Italian motoring journalist Enrica Aceti and English author Kevin Brazendale in their comprehensive tome, Classic Cars: "Fifty Years of the World's Finest Automotive Design: "Packard introduced a very handsome new body for its Clipper model, unveiled in March 1941" (debuted March 4th, on sale next month) "on a 127-inch wheelbase as competitor to Cadillac in the upper-medium-price class. Its tapering forms were subtle and delicate, flowing back from a high, narrow grille. This was the style with which Packard resumed production after World War II, with both six and eight-cylinder engines."

So while understandably giving the new styling a subname, this also suggests a sub line. Wat's right. Simply calling the new aerodynamic, "Wind-Stream," "Speed-Stream" version Packard would've given them more cachet out of the gate.

But such daring the conservative firm lacked, continued by the increasing clout of the former GMers among Company management. George Christopher was a myopic GM B-O-P production man bereft of marketing savvy. Packard's insular chairman, Alvan Macauley, earlier GM of Burroughs Adding Machine Company, before that with National Cash Register Company, rubber-stamped Christopher.

From the late '30s, certainly 1940-on, Packard advertising increasingly shrill, a Deanna Durbin/Mickey Rooney "Hey kids, let's put on a show in the barn" against Buick's light-hearted Constance Bennett/Cary Grant confidence and Cadillac's posh tone. Whether invoking Clipper ships or the new trans-Pacific flying boats, the new name too close to "Joltin' Joe Dimaggio," for upscale buyers not glued to pop culture.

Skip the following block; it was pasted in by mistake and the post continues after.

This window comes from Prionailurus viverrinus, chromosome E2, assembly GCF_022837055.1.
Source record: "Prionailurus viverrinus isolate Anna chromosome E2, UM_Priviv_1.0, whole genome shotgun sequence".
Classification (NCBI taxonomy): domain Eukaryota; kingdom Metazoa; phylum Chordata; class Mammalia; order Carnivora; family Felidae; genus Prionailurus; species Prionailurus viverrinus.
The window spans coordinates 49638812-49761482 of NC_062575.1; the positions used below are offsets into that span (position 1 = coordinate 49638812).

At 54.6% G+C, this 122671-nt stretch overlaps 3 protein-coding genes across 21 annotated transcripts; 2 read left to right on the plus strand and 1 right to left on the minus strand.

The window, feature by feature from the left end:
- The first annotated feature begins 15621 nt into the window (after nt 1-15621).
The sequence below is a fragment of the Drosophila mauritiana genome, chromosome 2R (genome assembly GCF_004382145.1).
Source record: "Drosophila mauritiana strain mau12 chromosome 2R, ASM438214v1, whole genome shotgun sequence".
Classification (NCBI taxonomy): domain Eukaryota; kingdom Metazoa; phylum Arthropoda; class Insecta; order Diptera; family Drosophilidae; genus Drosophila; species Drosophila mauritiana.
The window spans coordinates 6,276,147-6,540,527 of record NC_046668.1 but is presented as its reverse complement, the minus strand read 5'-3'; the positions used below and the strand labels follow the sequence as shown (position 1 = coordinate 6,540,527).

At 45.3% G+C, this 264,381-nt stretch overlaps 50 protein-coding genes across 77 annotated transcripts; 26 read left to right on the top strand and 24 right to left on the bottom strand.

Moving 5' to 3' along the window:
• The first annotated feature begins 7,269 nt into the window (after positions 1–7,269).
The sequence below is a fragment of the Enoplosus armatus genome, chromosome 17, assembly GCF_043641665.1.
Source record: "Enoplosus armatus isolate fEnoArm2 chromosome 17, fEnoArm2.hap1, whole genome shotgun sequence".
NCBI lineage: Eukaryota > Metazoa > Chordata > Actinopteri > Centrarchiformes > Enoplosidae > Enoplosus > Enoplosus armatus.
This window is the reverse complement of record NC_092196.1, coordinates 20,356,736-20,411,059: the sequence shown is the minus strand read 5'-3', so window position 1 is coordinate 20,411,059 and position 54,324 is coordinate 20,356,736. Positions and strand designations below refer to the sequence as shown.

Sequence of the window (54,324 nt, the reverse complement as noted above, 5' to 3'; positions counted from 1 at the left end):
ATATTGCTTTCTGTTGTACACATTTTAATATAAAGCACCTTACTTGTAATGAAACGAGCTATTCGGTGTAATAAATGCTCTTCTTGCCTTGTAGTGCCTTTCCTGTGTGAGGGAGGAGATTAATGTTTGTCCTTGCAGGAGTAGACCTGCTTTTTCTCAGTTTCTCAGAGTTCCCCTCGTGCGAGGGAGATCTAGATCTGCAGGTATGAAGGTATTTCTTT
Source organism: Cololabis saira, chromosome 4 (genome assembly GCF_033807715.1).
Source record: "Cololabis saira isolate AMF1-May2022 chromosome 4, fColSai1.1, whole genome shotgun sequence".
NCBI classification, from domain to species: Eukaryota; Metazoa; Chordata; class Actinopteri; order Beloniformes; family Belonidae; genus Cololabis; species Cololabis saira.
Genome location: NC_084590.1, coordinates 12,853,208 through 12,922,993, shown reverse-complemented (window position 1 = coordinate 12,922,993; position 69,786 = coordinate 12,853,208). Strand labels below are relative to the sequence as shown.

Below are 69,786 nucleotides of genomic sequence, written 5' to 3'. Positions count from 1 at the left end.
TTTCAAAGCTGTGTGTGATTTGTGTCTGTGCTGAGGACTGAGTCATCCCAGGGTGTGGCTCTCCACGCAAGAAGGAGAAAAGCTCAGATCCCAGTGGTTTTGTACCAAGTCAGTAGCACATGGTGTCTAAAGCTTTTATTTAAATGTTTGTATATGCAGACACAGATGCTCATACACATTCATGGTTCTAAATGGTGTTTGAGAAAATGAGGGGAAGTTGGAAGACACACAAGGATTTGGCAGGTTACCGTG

There'd been a 1939 Chevrolet "Royal Clipper," and a '40 Chevy Deluxe Sport Royal Clipper/Special Deluxe "with Royal Clipper styling."

Packard said it all. The new subname only opened the door to all 1948-on product reminding people they were no longer getting the real thing. It was already telling that both the cutthroat-priced, Pontiac-bodied 1941 Cadillacs and '41 traditional bodied Packards shared the same silly front and rear fender "speed strips." The clean limbed Clipper avoided such nonsense, all the more meriting the stand alone, august name, Packard.

Silver Dawn, Silver Cloud, Silver Shadow harked to the early years of the Silver Ghost. Clipper had no such Company connection. Postwar Crewe product also lesser cars by a concern more focused on aero engines, but at least retained genteel advertising.

Again, it'd been a long time since Peter Helck's sublime 1933 "Hush!"

Posted on: 3/17 0:20